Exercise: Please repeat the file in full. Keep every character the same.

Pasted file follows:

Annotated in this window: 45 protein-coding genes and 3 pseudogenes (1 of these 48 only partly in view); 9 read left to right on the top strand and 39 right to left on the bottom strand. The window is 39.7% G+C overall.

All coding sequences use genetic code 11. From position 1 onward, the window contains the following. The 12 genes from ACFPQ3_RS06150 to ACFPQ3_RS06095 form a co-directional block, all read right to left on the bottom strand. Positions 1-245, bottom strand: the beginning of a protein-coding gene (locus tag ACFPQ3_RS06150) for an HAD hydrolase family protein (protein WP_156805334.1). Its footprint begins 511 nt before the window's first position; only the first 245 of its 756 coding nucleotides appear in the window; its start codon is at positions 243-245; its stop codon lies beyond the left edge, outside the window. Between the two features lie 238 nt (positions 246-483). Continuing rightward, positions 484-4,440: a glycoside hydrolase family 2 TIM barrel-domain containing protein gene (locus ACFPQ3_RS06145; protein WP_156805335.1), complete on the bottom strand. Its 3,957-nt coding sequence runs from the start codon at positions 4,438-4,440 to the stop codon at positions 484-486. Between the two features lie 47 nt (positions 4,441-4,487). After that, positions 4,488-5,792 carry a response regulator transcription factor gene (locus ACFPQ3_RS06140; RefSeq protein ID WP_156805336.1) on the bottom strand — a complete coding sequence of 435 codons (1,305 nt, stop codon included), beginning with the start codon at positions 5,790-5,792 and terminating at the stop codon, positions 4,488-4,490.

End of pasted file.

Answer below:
Annotated in this window: 45 protein-coding genes and 3 pseudogenes (1 of these 48 only partly in view); 9 read left to right on the top strand and 39 right to left on the bottom strand. The window is 39.7% G+C overall.

All coding sequences use genetic code 11. From position 1 onward, the window contains the following. The 12 genes from ACFPQ3_RS06150 to ACFPQ3_RS06095 form a co-directional block, all read right to left on the bottom strand. Positions 1-245, bottom strand: the beginning of a protein-coding gene (locus tag ACFPQ3_RS06150) for an HAD hydrolase family protein (protein WP_156805334.1). Its footprint begins 511 nt before the window's first position; only the first 245 of its 756 coding nucleotides appear in the window; its start codon is at positions 243-245; its stop codon lies beyond the left edge, outside the window. Between the two features lie 238 nt (positions 246-483). Continuing rightward, positions 484-4,440: a glycoside hydrolase family 2 TIM barrel-domain containing protein gene (locus ACFPQ3_RS06145; protein WP_156805335.1), complete on the bottom strand. Its 3,957-nt coding sequence runs from the start codon at positions 4,438-4,440 to the stop codon at positions 484-486. Between the two features lie 47 nt (positions 4,441-4,487). After that, positions 4,488-5,792 carry a response regulator transcription factor gene (locus ACFPQ3_RS06140; RefSeq protein ID WP_156805336.1) on the bottom strand — a complete coding sequence of 435 codons (1,305 nt, stop codon included), beginning with the start codon at positions 5,790-5,792 and terminating at the stop codon, positions 4,488-4,490.